Karen Pence Faces Backlash for New Teaching Position

Second Lady of the United States Karen Pence with her husband, Vice President Mike Pence ( Image )

Second Lady of the United States Karen Pence with her husband, Vice President Mike Pence (Image)


Earlier this month, reports surfaced that Karen Pence, wife of Vice President Mike Pence, accepted a teaching position at a private Christian school in Virginia. Pence faced widespread backlash, however, when Huffington Post reporter Rebecca Klein posted an image on Twitter of some of the school’s employment requirements as outlined in its “Statement of Faith.” The school, Immanuel Christian, requires its employees to vehemently disavow practices that it deems immoral. Such practices include, but are not limited to, heterosexual activity outside of marriage, homosexual activity, and transgender identity. The school also states that “any...violation of the unique roles of male and female” constitutes moral misconduct.

Any employee, parent, or student who is found to participate in these activities and identities that the school deems immoral is subject to firing, expulsion, or denial of a job. Not only are employees and families prohibited from participating in such actions and lifestyles themselves, but they are also barred from condoning others who do so.

Further, Immanuel Christian School requires that its employees and parents sign a statement indicating their dedication to and alignment with the views of the school’s tenets, a few of which claim “a wife is commanded to submit to her husband,” “the Earth is only 6,000 years old,” and that the scientific theory of evolution should be rejected.

Robert Tuttle, professor of law and religion at George Washington Law School, noted that this type of requirement is common for conservative Christian schools. Moreover, it remains legal for private employers to discriminate on the basis of sexual orientation and gender identity in the state of Virginia.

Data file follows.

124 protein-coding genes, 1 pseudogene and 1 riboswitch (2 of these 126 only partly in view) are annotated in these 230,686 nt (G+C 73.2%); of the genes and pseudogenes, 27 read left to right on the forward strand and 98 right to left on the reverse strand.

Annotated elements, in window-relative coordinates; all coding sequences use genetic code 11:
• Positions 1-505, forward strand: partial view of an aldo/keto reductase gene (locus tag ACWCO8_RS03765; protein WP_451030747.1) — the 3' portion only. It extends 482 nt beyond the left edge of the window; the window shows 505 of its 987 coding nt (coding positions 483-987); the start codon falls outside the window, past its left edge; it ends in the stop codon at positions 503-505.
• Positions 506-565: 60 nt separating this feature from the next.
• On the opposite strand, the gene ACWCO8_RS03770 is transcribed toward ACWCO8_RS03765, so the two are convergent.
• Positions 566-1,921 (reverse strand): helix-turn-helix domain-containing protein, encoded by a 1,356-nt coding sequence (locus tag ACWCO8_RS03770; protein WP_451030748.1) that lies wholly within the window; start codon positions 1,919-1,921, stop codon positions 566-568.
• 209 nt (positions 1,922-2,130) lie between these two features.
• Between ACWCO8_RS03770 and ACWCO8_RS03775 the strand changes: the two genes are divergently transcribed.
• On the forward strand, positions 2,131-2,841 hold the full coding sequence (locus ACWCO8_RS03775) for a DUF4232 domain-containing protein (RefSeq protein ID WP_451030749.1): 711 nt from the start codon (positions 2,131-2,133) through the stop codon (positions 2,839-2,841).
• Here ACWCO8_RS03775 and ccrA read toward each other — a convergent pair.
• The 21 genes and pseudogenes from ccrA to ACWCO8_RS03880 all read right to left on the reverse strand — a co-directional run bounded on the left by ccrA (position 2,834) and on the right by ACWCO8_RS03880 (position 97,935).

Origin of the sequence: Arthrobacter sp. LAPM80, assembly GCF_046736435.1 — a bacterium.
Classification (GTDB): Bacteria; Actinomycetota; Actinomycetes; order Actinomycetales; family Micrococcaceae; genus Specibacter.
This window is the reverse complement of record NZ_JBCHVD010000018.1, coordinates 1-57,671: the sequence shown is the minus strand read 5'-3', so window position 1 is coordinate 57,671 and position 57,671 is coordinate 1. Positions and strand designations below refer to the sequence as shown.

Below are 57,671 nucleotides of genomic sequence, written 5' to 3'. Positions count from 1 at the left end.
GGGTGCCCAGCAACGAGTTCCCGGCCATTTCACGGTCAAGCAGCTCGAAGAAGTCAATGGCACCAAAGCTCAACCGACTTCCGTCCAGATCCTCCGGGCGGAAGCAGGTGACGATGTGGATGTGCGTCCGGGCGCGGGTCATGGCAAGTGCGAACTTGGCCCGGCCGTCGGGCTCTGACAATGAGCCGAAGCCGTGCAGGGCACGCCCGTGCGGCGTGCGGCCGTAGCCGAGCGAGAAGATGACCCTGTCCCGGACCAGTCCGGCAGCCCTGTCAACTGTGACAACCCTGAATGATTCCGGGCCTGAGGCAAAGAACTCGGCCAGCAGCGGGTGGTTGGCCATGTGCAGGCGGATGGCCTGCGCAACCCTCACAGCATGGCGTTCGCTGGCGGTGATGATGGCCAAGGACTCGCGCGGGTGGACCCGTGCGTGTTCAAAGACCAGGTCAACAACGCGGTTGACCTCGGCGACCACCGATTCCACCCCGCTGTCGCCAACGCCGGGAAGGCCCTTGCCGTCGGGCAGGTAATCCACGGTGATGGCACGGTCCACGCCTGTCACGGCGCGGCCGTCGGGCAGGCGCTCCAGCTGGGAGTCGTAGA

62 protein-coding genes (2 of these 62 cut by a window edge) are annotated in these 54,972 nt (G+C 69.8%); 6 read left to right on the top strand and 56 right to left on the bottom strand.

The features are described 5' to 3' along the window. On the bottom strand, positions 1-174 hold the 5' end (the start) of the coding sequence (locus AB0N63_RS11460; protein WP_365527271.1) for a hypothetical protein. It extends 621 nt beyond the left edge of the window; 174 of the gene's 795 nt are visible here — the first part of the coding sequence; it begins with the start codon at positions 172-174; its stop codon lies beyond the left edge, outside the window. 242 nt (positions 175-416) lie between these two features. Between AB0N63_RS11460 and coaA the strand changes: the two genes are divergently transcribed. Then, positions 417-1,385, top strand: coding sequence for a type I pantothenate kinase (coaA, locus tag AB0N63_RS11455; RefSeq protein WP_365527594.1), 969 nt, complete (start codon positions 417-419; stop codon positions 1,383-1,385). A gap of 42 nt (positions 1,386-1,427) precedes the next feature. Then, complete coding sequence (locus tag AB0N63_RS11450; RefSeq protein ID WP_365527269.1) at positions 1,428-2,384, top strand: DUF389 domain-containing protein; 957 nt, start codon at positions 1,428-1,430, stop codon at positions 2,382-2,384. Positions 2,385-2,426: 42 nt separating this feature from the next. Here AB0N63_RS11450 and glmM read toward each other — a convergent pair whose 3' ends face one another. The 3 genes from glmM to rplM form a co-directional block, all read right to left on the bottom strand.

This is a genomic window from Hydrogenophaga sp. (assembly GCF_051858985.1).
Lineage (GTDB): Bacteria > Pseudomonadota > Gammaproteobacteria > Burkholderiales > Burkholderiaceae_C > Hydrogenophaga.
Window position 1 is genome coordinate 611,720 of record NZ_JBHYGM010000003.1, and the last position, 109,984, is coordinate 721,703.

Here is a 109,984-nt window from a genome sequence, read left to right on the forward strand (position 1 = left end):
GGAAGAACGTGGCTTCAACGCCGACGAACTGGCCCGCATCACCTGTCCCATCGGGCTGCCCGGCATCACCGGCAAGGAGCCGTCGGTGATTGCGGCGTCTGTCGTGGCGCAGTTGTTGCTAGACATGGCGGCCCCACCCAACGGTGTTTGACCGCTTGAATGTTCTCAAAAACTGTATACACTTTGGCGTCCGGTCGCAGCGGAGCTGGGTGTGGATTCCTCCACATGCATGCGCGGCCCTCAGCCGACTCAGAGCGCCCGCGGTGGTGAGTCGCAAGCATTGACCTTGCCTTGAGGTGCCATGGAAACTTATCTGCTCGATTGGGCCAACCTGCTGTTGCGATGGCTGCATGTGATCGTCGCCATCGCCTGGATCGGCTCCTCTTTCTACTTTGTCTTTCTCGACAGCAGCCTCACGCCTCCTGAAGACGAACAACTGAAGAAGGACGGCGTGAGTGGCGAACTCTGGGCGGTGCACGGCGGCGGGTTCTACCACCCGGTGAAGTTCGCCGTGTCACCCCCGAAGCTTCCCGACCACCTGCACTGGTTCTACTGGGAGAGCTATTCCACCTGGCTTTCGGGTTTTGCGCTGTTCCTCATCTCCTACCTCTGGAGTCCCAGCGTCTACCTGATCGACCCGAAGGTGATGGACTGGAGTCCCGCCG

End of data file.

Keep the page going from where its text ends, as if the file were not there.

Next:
Pence is well within her rights to work at Immanuel Christian School, and the school itself may lawfully discriminate against the LGBTQ+ community in hiring and admissions practices. Even so, the tide of national politics remains at odds with institutions like the Immanuel School, especially in the wake of the 2015 landmark Supreme Court case Obergefell v. Hodges. The case provided same-sex couples the right of same-sex couples to marry underis protected in the 14th Amendment’s Equal Protection Clause. While the school — a private institution — is not completely beholden to this ruling, a number of leaders of historically liberal-leaning nonprofit organizations have expressed their discontentment with Pence’s new employment because of high-level status in the public sphere.

JoDee Winterhof, Senior Vice President for Policy and Political Affairs at the Human Rights Campaign, inquired of Pence’s decision: “Why not teach at a school that welcomes everyone, instead of choosing one that won’t serve LGBTQ kids, kids of LGBTQ parents?”

Vice President Mike Pence came to his wife’s defense, expressing his disappointment in the “criticism of Christian education in America.” Additionally, Kara Brooks, a spokeswoman for Karen Pence, said: “It’s absurd that her decision to teach art to children at a Christian school, and the school’s religious beliefs, are under attack.”

In response, the National Center for Transgender Equality clarified that it found the school’s policy in particular to be deeply offensive, seemingly denying that its discontent was not a personal attack on Pence. Conversely, Winterhof expressed, “The Pences never seem to miss an opportunity to show their public service only extends to some.”